A security researcher wants Microsoft to follow the lead of other browser makers and start fixing Internet Explorer security problems outside of the Patch Tuesday cycle to help contain the Windows malware epidemic.
According to Wolfgang Kandek, chief technology officer at vulnerability management firm Qualys, IE's dominant userbase and high risk profile exposes Windows users to a wide range of malicious hacker attacks but, despite years of warnings, business users are not rushing to install IE patches ahead of other critical updates (see chart below).
The chart, powered by data collected by Qualys over the last six months, shows that critical IE patches are applied in very much the same speed as other high-priority updates.
I had a chat with Kandek about his findings and he was adamant that the risk presented by a critical IE vulnerability is higher than another critical flaw in another piece of software that doesn't interact directly with the Internet.
- "Every month when Microsoft issues it security advisories we get asked what patch to apply first. Typically we are reluctant to elevate one vulnerability over the other, however looking at the 2008 data we agree that Internet Explorer vulnerabilities should be given the highest priority and patched first. The browser is the heaviest used software application that interacts with the Internet, the most likely source of malicious content. It is not only used for professional purposes but also in private interactions – e-commerce, social networking, private e-mail, etc. Browser patches are heavily tested by Microsoft and unlikely to break any existing functionality on the desktop.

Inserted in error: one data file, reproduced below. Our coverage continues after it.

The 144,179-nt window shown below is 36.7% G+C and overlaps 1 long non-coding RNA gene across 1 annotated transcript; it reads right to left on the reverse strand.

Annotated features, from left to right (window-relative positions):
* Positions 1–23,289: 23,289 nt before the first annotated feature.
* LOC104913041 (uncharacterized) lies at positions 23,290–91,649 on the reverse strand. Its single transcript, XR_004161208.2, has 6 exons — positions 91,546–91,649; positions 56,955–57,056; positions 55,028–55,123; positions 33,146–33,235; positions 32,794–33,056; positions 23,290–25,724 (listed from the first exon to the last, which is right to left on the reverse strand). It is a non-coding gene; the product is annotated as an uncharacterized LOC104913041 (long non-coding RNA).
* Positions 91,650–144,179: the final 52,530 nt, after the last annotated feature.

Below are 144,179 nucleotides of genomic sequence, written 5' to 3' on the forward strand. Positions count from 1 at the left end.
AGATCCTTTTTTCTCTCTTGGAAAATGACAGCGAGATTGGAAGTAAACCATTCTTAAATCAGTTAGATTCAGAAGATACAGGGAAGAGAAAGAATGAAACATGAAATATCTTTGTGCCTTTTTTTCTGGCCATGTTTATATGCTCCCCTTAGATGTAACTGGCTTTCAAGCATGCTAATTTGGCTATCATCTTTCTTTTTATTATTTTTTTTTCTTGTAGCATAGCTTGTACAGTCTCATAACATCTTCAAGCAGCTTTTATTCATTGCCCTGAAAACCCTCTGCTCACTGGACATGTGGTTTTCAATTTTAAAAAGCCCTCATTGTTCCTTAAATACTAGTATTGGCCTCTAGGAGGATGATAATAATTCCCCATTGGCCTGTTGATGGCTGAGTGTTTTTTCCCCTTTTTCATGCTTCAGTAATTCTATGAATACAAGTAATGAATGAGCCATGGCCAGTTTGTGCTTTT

Unfortunately, Kandek says the vulnerability data shows that companies treat browser patches just like all other patches -- their deployment cycle correlates very closely with other critical patches.
The answer? Kandek argues that Microsoft should borrow from the Mozilla Firefox playbook and fit an automatic-update utility directly into IE to handle patching on the fly.
"Think about it. There's a very big exposure area. Hackers are increasingly targeting the browser. Enterprises are on a tight patch schedule. If IE got moved out of Patch Tuesday, won't it be better?" he added.
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"Patches would be deployed faster and we would have a healthier IE population," Kandek added, nothing that IE add-ons like Flash and other media players would benefit from an automatic update tool embedded in the browser.
The Qualys data was culled from 9.5 million IP scans per month.
* Hat tip to Gregg Keizer at ComputerWorld.